milk means better health

On websites, blogs and forums, self-proclaimed experts selling expensive supplements and books have recently been viciously attacking dairy products.

Naama Constantini 370 (photo credit: Courtesy)
Naama Constantini 370
(photo credit: Courtesy)
Internet websites and forums have in recent months and years been overwhelmed by pseudo-scientific “information” that presents milk and dairy products in general as being as “dangerous to health” as cigarettes. But cow’s milk is among the most scientifically investigated foods and is regarded by leading physicians, clinical dietitians and scientific researchers around the world as close to a perfect food. Yet their voices are being drowned out by those out to make a buck and those who – out of ignorance – preach against consuming dairy products.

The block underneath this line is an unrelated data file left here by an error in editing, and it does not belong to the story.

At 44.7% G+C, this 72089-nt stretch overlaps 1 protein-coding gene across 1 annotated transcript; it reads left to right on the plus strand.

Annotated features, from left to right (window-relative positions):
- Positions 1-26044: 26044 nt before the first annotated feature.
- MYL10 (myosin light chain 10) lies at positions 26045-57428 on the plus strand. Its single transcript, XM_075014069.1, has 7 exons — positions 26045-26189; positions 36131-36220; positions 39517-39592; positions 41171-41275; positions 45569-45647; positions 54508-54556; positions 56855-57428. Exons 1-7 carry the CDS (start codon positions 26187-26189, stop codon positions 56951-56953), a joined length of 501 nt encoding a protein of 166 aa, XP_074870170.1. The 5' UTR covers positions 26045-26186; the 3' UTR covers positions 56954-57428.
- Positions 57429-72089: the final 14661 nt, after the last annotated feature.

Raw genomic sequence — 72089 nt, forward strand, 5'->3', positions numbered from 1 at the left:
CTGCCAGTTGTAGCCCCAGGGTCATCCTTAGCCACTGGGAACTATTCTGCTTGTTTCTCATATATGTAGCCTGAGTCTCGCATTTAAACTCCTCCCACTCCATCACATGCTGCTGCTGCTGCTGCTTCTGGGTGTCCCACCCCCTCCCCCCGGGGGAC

Dr. Tova Avrech, chief health adviser of the Israel Dairy Board, blames the “popularization of information. Genuine experts are not respected or believed anymore by the public. You read what is written by a popular blogger who hasn’t even taken a course or someone who has just managed to lose some weight. Readers believe them more than a professor who has studied and worked for 30 years.”
“We all know there is a trend today of health and nutrition, and everybody understands the connection between the two. These so-called experts lack objective scientific knowledge,” said Avrech, a dentist who previously studied several years at the Hebrew University-Hadassah Medical School and was chairman of the board of directors of the Tara dairy company.
The Health Ministry, she recalled, “told us at the dairy board that their official website makes recommendations for milk and gives details on what pregnant women need to eat. But how many people actually read it? The vast majority of clinical dietitians and physicians are enthusiastic about milk, but it’s hard to fight popularization and the agendas of those who profit by fighting milk consumption.”